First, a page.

China hits back after Trump blasted Beijing for bullying American companies

DCNFRyan Pickrell, DCNF

China and the U.S. are battling it out over airline websites as Beijing attempts to force foreign companies to bend to its will on issues of territorial sovereignty.

(Photo by Artyom IvanovTASS via Getty Images)

The Chinese government sent letters to dozens of international airlines instructing them to amend their websites to show that Taiwan is a part of Chinese territory or face serious consequences. The airlines were given 30 days to comply.

China is threatening foreign airlines with a version of the social credit system that is being implemented domestically, where more than seven million Chinese citizens have been deemed “untrustworthy.” Foreign companies that fail to meet government demands will reportedly be declared “severely untrustworthy” and face severe penalties, potentially disrupting their operations.

The White House lashed out Saturday, calling Beijing’s demands “Orwellian nonsense.”

President Donald Trump “will stand up for Americans resisting efforts by the Chinese Communist Party to impose Chinese political correctness on American companies and citizens,” a statement from the White House press secretary said. “China’s efforts to export its censorship and political correctness to Americans and the rest of the free world will be resisted.”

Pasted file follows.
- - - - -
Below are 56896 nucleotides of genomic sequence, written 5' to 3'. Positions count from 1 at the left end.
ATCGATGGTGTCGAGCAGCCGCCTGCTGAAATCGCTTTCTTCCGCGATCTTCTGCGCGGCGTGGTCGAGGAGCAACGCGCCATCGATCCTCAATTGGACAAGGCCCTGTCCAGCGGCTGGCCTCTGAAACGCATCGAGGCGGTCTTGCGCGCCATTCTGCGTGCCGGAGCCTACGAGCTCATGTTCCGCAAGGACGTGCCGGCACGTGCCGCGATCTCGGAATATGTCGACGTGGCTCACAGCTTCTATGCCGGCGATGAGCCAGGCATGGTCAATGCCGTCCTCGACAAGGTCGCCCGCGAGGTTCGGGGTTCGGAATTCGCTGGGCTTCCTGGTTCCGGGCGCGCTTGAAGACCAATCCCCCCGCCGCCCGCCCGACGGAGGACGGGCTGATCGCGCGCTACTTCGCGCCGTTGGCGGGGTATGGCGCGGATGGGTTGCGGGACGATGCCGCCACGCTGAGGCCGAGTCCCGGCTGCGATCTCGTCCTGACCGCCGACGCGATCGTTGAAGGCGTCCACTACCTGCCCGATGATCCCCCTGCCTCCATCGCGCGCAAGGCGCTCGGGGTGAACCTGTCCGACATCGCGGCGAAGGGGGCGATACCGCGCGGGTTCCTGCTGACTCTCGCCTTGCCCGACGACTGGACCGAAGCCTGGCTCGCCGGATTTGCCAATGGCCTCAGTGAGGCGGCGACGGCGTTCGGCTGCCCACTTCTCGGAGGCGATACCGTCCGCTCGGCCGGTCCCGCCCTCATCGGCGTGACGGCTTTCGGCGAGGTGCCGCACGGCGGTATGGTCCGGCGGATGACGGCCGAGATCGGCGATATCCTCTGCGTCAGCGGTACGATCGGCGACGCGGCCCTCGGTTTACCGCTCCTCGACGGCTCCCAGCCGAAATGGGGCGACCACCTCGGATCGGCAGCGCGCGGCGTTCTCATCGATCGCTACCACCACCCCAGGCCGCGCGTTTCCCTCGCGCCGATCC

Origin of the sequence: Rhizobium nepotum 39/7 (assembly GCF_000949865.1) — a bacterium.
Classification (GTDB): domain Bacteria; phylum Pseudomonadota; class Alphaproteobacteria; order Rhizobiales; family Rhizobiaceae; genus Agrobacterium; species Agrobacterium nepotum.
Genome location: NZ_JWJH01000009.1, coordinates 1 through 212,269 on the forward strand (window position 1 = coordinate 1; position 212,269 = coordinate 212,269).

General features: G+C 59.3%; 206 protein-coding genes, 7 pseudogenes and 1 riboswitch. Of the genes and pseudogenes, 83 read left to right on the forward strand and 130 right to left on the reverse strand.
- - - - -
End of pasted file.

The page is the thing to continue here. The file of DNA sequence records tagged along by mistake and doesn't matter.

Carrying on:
The Taiwanese Ministry of Foreign Affairs had previously slammed China for its “overbearing use of political power.”

China responded to this tough rebuke Monday. “Whatever the U.S. said cannot change the fact that there is only one China in the world and Hong Kong, Macao and Taiwan are indispensable parts of Chinese territory,” Chinese Ministry of Foreign Affairs spokesman Geng Shuang stressed, adding that companies need to “respect the country’s sovereignty and territorial integrity” and “respect the Chinese people’s national sentiments.”

The White House has agreed to stand up for American companies, however, some companies are finding it easier to comply with China’s demands. For example, America’s Delta and Australia’s Qantas have already changed their websites, according to CNN. As China is home to one of the largest aviation markets in the world, many companies are concerned about being forced out of the growing market.

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